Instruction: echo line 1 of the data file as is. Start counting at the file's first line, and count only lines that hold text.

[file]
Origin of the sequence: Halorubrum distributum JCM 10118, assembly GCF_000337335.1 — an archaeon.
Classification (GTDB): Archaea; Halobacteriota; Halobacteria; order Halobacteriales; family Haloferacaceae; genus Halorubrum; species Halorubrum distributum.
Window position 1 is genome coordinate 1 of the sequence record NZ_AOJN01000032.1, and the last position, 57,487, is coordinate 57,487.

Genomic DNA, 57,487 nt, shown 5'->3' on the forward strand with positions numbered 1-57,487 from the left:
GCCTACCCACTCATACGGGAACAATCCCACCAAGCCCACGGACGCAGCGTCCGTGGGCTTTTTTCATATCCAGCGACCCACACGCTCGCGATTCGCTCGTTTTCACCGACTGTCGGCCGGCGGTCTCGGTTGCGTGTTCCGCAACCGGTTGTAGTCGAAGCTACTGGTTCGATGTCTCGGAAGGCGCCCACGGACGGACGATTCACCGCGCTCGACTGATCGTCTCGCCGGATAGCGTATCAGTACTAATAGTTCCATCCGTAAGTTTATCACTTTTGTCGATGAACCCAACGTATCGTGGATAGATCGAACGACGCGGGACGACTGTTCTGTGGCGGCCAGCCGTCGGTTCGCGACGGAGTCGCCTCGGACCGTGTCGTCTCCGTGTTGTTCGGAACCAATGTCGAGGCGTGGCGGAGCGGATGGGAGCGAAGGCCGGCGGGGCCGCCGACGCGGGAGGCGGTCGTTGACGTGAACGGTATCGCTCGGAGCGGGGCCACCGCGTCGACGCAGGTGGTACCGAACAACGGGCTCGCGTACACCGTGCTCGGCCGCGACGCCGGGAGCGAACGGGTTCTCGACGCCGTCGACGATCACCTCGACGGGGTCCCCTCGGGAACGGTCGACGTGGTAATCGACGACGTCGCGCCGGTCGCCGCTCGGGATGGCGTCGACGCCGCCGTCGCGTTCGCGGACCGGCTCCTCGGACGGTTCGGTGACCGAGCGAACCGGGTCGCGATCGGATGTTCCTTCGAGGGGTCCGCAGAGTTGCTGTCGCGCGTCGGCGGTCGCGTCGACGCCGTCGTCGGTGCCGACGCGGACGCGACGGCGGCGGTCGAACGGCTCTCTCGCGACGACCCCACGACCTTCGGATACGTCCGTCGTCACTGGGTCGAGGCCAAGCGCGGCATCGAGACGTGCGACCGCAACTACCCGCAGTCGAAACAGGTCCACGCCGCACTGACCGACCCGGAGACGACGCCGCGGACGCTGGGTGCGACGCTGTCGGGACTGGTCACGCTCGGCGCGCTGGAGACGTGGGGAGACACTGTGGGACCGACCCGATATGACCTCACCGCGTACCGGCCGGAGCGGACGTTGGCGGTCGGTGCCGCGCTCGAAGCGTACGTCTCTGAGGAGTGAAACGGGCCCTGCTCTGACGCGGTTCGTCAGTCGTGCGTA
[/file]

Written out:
Origin of the sequence: Halorubrum distributum JCM 10118, assembly GCF_000337335.1 — an archaeon.